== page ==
The Benedictine monks of Saint Meinrad Archabbey have been faithful to the celebration of the Divine Office since the foundation of the monastery on March 21, 1854. Saint Benedict made clear that the liturgical celebration of the Office was to be the center of each monk’s day, anchoring each monk firmly in the scriptures, thus allowing for a privileged encounter with Christ. For Benedict, the Divine Office is where each monk should encounter Christ, both individually as well as in Christ’s Mystical Body, the Church.
Our founding abbot, Abbot Martin Marty, attempted to abandon the Breviarium Monasticum in the mid-1870s, replacing the monastic office with the Roman Breviary. Marty believed it would be better for the monks to pray from the Roman Breviary as they were operating a seminary to train diocesan priests. This unilateral decision roused the ire of several European abbots, and the enterprise was discontinued.
For almost a millennium, the ordained monks and the non-ordained monks rarely prayed together. When they did pray together, it was almost always for a solemn liturgical feast. The monks of Einsiedeln and the subsequent wave of brothers from Germany brought with them a stratified class system that became ingrained in Benedictine monasteries through historical accidents. There were four sub-communities within the entire monastic community: the fathers (priests); the fraters (monks studying to be priests); the lay brothers (those who labored primarily and prayed the Office in English); and the German brothers (also laborers but who prayed the Office in German).
The next remarkable innovation in Saint Meinrad’s adaptation of the Divine Office came under the abbatial leadership of Abbot Ignatius Esser. Esser spearheaded the introduction of a modified English Office for the lay brothers’ use in the 1930s that led to the publication of the same version for the laity’s use in 1953 under the title Divine Praise. The brothers’ initiative to adopt a modified form of the Divine Office in English anticipated the liturgical renewal on the horizon, a renewal in which the clerics later also took an active part.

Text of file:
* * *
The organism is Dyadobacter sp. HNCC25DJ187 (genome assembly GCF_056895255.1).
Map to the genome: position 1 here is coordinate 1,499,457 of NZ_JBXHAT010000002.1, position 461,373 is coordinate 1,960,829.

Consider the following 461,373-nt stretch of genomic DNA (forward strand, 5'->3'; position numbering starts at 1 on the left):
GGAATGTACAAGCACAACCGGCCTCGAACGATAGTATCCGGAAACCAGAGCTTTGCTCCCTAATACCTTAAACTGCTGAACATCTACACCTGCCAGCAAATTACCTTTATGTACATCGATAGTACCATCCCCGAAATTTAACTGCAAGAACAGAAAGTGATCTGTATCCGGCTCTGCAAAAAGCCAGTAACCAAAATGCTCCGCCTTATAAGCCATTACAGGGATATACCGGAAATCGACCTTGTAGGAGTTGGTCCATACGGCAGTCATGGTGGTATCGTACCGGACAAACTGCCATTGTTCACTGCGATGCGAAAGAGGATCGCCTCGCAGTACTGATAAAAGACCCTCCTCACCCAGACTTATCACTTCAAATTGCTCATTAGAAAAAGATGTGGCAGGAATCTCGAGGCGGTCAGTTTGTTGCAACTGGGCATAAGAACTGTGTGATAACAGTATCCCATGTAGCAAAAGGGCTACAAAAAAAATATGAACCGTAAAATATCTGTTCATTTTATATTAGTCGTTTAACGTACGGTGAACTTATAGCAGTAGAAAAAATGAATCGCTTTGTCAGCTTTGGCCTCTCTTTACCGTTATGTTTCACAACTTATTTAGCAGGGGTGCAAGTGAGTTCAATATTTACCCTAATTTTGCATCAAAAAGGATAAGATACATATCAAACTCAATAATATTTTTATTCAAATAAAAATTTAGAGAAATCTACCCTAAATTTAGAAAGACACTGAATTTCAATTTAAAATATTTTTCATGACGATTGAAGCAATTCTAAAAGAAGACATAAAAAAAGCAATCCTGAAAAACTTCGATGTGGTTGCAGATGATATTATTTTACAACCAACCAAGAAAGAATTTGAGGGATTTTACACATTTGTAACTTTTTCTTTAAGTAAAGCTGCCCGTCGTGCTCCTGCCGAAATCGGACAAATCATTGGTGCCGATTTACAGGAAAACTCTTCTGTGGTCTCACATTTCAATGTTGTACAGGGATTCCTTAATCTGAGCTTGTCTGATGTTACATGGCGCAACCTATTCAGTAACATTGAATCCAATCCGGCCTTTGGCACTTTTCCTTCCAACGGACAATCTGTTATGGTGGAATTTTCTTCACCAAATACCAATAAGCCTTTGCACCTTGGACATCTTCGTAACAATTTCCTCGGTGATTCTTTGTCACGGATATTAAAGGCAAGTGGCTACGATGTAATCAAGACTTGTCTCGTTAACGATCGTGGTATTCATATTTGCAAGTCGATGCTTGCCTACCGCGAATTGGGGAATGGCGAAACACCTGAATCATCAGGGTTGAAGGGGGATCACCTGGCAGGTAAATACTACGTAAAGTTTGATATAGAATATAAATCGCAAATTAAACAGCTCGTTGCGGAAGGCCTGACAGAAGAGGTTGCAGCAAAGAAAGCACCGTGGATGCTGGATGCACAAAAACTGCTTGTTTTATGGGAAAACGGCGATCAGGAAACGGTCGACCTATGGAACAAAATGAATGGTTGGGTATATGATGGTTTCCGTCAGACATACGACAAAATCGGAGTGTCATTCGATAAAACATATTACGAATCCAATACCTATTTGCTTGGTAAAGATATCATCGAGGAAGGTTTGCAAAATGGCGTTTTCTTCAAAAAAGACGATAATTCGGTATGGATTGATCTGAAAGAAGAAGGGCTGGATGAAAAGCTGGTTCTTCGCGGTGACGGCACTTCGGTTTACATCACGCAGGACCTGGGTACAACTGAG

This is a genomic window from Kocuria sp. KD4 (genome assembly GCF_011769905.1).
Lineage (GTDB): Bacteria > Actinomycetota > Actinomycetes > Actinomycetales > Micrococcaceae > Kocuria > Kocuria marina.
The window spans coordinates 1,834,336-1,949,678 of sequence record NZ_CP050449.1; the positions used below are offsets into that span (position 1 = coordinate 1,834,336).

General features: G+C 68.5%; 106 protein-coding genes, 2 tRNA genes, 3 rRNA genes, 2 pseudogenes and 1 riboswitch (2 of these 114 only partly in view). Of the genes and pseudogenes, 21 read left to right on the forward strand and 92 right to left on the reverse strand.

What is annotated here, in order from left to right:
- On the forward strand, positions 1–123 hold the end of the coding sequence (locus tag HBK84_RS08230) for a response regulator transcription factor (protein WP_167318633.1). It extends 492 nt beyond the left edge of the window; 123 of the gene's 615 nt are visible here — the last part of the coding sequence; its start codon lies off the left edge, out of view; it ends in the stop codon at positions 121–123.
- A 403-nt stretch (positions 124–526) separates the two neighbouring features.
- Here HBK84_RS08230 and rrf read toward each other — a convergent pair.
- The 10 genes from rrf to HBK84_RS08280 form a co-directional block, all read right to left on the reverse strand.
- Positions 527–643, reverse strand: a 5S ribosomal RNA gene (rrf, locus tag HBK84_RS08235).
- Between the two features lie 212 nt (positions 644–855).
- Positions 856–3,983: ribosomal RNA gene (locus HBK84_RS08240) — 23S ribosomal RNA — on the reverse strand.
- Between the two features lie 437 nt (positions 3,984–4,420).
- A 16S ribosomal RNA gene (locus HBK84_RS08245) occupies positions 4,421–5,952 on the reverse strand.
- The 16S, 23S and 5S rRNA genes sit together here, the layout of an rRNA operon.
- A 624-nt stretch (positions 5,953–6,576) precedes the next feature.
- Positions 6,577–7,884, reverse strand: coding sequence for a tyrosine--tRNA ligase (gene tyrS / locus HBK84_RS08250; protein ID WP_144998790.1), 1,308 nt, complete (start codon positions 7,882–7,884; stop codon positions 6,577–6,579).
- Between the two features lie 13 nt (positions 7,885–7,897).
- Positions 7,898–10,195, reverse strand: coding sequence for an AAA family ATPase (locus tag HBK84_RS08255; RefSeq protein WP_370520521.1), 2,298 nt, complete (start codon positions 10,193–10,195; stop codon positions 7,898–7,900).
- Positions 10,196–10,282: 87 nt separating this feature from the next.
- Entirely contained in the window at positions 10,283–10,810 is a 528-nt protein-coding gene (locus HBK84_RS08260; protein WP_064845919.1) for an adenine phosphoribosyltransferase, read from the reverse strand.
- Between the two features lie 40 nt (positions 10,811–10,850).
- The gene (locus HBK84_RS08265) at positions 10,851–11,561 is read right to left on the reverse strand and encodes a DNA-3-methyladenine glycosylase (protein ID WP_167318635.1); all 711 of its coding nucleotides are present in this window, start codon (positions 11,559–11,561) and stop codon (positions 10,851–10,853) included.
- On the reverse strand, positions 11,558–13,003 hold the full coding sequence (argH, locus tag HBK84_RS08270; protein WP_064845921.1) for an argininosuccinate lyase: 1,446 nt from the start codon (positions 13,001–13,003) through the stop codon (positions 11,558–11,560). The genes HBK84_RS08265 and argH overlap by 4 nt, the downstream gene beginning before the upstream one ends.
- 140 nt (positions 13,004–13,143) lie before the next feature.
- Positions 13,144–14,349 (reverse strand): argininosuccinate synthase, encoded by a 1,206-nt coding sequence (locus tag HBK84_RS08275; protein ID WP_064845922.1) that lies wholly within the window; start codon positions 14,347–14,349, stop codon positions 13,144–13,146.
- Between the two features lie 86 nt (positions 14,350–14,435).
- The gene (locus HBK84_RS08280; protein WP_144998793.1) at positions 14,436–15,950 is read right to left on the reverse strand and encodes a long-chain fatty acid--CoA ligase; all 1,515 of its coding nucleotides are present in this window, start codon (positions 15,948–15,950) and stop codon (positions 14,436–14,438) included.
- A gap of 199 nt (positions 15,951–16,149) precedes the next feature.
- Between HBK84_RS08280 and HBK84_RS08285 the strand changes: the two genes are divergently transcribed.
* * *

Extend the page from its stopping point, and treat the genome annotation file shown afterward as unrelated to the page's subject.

The standard cycle of prayer – or horarium – for most of the community around the 1950s was as follows:
Beginning in 1963, in the midst of the Second Vatican Council (1962-1965), Archabbot Bonaventure Knaebel instituted the “Experimental English Office,” an experimental Office in which certain members of the different “classes” of monks would begin to pray as one community in English, not Latin. Saint Meinrad’s liturgical renewal was to be the means by which the fathers, fraters, and brothers would begin to pray as one community of monks.
The first official Office prayed in English was First Vespers of the Ascension on May 3, 1967.
Fathers Simeon Daly and Columba Kelly were the two monks who initiated the liturgical renewal on the Hill. The “Experimental English Office” combined Columba Kelly’s musical compositions with Simeon Daly’s attention to rubrical formality, resulting in an organic form of liturgical prayer.
In the twenty-first century, Saint Meinrad Archabbey continues to be a haven of liturgy that is imbued with the noble simplicity and unity of expression that characterizes Benedictine liturgical prayer while remaining responsive to the needs of the Church and the world.